Standard & Poor's in their recent downgrade commentary did not mince words and said:
" We expect that the 2012 deficit, at just under 3%, will exceed the target of 2.2% of GDP".
In case you are wondering what's the difference between 3% and 2.2% of GDP it works out to EUR 54 million.
Now let's come to the real thing. How realistic is it to expect additional tax revenue of EUR 85 million from better enforcement over 4 years and saving of EUR 300 million in government expenditure over the same period?
Given the still undesirable low level of fiscal morality I would say that there is every possibility to get an extra EUR 85 million through better enforcement. But please bear in mind that revenue from taxes is already planned to increase by 8% in 2013 when the nominal economy is expected to increase by 4.5%. So there is already 3.5% growth from better enforcement and this amounts to EUR 88 million and this in spite of 2013 involves tax rebates to those earning up to EUR 60,000 p.a. and removal on tax on inter-family property transfers. So the real tax enforcement additional revenue included in 2013 Budget figures is nearer to EUR 100 million. Is it realistic to expect to gain a further EUR 85 million in the following 4 years?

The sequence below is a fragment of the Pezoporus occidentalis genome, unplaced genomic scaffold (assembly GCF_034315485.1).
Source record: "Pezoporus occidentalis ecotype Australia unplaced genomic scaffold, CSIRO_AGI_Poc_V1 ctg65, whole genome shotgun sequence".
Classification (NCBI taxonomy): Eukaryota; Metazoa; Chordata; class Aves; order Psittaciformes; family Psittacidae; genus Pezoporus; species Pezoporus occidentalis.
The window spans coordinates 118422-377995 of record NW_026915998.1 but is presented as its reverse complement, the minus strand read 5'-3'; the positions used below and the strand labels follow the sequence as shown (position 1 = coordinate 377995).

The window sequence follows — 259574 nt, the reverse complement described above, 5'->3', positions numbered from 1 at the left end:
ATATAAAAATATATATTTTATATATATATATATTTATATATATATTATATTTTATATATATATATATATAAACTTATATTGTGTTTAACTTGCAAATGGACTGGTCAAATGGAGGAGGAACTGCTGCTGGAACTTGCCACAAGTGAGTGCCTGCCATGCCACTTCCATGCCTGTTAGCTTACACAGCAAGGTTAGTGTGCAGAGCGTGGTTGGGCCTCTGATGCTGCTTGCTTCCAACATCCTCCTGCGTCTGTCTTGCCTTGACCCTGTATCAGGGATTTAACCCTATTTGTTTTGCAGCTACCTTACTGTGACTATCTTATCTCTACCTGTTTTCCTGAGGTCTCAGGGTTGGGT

I would probably define revenue from tax enforcement of EUR 185 million over 5 years as extremely stretching but not impossible.
What I find a impossible and fairy tale stuff is the expectation to gain economies worth EUR 300 million over 4 years from 2% savings on the overall government expenditure.
Such saving if it were possible would apply only to recurrent expenditure. It is not possible to apply savings on finance costs or capital expenditure for obvious reasons. Total recurrent expenditure in 2014-2017 before applying the costs of manifesto measures, works out at EUR 10856 ( over 4 years) so 2% thereof would be EUR 217 million not EUR 300 million.
But then one has to realise that 85% of government recurring expenditure is non-discretionary. So it is useless planning 2% economies on total expenditure, as the non-discretionary expenditure does not permit such economies. Wages, pensions, social security payments, health and education entitlement costs offer little scope for economies. So if the 2% savings on total expenditure has to come from the 15% of government recurring expenditure which is discretionary then the latter would have to be cut by some 13% not by 2%. Some hope! Alfred Sant had tried to reduce this by 5% in 1998 and the PN made fun of it then.
So what happens if the special line items involving EUR 385 million over 4 years 2014 - 2017 as explained on page 16 of the Costings fail to material?
A combination of these factors will have to make up for such deficiency:
a. tolerate a higher deficit and higher national debt involving higher interest costs
b. reduce investments through capital expenditure, thus reducing economic growth.
c. raise additional taxation, most likely by raising VAT rate.
d. disregards some of the pledges to save on additional costs.
Given that the Minister had missed the three year target 2009 -2011 by EUR 962 million it would be even optimistic to expect that the next 5 year target would be missed by just EUR 385 million.
In this case the past is a guide for the future.